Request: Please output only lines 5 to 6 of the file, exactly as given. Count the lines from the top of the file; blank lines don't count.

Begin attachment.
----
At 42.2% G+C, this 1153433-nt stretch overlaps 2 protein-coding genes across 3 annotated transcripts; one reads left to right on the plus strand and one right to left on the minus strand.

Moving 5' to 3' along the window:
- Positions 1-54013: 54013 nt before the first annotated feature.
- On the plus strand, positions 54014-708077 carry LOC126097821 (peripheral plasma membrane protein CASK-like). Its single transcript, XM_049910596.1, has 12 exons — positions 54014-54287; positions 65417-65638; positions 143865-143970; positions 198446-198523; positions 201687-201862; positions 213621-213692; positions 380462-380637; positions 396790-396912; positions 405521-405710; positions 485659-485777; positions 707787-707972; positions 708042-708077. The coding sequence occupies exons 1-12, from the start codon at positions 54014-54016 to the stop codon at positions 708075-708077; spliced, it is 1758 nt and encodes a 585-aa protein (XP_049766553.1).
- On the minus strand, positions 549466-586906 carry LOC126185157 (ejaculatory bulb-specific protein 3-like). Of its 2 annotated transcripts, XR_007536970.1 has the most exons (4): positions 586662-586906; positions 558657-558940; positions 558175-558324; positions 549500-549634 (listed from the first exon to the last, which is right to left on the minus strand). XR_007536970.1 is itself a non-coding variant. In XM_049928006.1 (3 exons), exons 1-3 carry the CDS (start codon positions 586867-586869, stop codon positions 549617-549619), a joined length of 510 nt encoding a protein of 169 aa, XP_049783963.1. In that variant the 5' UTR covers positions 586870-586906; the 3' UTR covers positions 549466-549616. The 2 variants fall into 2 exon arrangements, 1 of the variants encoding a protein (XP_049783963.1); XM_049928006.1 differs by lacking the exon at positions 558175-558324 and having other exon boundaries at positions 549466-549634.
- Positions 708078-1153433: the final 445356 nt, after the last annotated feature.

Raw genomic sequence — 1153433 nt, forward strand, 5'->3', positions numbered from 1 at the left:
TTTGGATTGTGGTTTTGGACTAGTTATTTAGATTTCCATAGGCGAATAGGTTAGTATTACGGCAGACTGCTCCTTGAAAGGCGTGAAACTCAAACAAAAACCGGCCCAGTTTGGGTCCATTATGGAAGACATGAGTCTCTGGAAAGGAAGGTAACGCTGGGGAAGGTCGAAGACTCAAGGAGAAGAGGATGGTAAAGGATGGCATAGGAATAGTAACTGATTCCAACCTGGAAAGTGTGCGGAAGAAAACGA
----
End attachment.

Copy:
- On the minus strand, positions 549466-586906 carry LOC126185157 (ejaculatory bulb-specific protein 3-like). Of its 2 annotated transcripts, XR_007536970.1 has the most exons (4): positions 586662-586906; positions 558657-558940; positions 558175-558324; positions 549500-549634 (listed from the first exon to the last, which is right to left on the minus strand). XR_007536970.1 is itself a non-coding variant. In XM_049928006.1 (3 exons), exons 1-3 carry the CDS (start codon positions 586867-586869, stop codon positions 549617-549619), a joined length of 510 nt encoding a protein of 169 aa, XP_049783963.1. In that variant the 5' UTR covers positions 586870-586906; the 3' UTR covers positions 549466-549616. The 2 variants fall into 2 exon arrangements, 1 of the variants encoding a protein (XP_049783963.1); XM_049928006.1 differs by lacking the exon at positions 558175-558324 and having other exon boundaries at positions 549466-549634.
- Positions 708078-1153433: the final 445356 nt, after the last annotated feature.